- It isn't clear. Or am I wrong?
- No, you're not wrong. Almost anything can be considered cruel. And almost nothing. The poor feel the pain of the rich having their money and property threatened, but the rich don't give a damn about the poor. The poor are a class apart, live a different sort of life; they sell themselves as slaves by the hour to their masters in corporate offices and factories.
- Why do the poor fear cruelty to the rich but the rich don't fear cruelty to the poor?
- The rich have lives in which freedom can still be practiced, and the poor do not. The rich do not feel the pain of the poor. But being deprived of money and property is something the poor have experienced and so they do fear the pain the rich would experience if deprived of their money and property. The majority of the people of this country, enslaved and impoverished, unused to freedom, don't fear, literally don't notice the cruelty inflicted on them by the government, by the rich monopolizing markets and buying politicians.* Shklar's theory doesn't work because class relations develop without being considered cruel, and once they've been created, indifference of the rich to the poor (and the poor to themselves) follows, rendering protection of the people from their government, authorized exclusively by fear of cruelty, impossible.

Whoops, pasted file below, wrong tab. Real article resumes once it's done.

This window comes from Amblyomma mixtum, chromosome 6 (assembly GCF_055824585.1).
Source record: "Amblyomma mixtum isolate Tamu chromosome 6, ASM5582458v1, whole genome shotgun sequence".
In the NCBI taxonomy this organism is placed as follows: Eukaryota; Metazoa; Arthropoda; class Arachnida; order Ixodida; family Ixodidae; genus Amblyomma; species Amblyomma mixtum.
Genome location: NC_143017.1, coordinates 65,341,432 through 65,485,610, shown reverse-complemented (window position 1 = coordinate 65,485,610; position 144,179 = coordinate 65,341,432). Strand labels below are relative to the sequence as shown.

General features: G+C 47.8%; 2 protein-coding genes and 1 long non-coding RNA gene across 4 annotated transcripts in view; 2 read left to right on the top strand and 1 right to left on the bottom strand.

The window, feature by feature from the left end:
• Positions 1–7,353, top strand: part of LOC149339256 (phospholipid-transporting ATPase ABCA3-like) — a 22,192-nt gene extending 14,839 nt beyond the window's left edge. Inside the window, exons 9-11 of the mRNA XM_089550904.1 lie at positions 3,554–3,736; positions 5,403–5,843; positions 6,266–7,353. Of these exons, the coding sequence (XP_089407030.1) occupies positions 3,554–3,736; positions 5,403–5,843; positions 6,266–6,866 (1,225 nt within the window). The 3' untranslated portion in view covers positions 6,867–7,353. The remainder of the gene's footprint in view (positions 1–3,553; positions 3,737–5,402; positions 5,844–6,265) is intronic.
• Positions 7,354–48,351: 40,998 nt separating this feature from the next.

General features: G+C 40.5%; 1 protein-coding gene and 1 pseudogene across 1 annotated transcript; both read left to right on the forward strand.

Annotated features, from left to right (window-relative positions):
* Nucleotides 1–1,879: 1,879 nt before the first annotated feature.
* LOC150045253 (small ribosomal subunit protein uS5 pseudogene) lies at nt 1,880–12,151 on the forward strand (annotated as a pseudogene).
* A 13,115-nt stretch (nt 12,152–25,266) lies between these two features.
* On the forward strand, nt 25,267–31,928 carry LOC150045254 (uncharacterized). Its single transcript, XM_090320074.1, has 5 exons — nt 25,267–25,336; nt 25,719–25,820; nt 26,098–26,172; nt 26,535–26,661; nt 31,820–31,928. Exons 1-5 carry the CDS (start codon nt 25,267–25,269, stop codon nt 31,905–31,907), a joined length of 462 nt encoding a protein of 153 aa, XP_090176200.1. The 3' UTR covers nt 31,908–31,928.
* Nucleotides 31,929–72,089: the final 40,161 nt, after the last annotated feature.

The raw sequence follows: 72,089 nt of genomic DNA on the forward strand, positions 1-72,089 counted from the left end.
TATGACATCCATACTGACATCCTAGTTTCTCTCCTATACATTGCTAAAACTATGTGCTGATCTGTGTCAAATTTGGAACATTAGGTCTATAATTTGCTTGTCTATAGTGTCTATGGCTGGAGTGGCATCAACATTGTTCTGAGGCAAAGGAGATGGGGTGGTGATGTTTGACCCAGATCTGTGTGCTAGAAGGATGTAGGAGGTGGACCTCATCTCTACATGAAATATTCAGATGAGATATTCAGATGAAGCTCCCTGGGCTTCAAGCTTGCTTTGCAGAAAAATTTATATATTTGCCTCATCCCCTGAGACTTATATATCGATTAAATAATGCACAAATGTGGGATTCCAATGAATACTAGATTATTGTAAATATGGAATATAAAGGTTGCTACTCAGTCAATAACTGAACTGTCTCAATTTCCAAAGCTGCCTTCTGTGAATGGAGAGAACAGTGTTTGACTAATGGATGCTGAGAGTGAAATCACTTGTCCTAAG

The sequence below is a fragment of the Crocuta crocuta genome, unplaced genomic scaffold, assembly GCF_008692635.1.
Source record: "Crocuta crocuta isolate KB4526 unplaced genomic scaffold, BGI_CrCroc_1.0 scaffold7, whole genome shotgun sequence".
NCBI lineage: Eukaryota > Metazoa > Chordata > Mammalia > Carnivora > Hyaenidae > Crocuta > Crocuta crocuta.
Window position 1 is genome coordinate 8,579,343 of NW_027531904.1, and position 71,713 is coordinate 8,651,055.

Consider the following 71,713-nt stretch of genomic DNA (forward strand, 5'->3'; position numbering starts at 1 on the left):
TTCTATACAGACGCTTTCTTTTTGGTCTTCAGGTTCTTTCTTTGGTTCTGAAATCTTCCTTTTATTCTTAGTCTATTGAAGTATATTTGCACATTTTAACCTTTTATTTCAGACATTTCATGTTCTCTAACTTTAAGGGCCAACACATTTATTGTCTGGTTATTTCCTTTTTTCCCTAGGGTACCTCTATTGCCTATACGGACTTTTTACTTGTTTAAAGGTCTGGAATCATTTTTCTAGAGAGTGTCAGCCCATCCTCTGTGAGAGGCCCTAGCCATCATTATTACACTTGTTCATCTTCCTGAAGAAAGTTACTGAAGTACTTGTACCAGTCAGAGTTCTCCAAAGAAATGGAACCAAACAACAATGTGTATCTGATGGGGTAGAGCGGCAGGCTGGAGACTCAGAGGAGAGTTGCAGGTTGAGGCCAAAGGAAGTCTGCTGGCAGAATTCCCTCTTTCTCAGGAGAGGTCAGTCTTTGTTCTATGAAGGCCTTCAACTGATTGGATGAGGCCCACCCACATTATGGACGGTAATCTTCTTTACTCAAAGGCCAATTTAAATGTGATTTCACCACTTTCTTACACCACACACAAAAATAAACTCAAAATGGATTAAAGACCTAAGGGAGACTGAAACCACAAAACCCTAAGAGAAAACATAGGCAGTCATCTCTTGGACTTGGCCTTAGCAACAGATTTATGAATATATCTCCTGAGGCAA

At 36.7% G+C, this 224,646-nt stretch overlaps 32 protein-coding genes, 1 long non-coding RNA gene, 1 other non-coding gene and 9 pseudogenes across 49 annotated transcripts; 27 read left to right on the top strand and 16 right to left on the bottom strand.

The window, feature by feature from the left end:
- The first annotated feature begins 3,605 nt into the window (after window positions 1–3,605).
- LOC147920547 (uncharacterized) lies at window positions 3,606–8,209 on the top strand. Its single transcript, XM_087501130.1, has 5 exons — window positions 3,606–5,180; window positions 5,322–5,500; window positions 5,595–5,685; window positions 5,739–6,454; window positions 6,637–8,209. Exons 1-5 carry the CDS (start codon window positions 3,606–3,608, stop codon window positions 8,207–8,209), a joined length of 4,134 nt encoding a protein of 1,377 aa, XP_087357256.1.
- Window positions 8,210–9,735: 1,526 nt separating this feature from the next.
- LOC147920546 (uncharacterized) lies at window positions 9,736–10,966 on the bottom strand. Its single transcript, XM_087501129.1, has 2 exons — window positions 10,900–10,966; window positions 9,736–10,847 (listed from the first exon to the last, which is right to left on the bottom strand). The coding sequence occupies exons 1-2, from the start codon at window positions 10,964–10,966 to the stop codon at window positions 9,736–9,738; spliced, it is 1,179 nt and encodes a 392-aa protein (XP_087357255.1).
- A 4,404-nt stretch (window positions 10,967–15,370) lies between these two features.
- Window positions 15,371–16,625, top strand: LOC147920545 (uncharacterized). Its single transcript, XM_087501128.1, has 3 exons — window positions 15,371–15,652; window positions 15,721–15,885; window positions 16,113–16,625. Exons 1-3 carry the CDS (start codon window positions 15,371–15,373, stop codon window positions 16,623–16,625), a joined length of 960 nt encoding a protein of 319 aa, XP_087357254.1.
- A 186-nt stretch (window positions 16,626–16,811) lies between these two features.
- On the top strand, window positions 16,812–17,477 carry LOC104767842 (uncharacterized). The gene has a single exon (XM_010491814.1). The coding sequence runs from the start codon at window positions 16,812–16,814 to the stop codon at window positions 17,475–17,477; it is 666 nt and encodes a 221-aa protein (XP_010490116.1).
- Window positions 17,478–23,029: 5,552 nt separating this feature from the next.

Further Reading:
Indifference
Indifference Revisited
Killers
What A Billionaire Deserves
What Is Capitalism?
______________________
* Judith Shklar: 'If citizens are to act individually and in associations, especially in a democracy, to protest and block any sign of governmental illegality and abuse, they must have a fair share of moral courage, self-reliance, and stubbornness to assert themselves effectively. To foster well informed and self-directed adults must be the aim of every effort to educate the citizens of a liberal society. There is a very clear account of what a perfect liberal would look like more or less. It is to be found in Kant's Doctrine of Virtue, which gives us a very detailed account of the disposition of a person who respects other people without condescension, arrogance, humility, or fear. He or she does not insult others with lies or cruelty, both of which mar one's own character no less than they injure one's victims. Liberal politics depend for their success on the efforts of such people, but it is not the task of liberal politics to foster them simply as models of human perfection. All it can claim is that if we want to promote political freedom, then this is appropriate behavior.'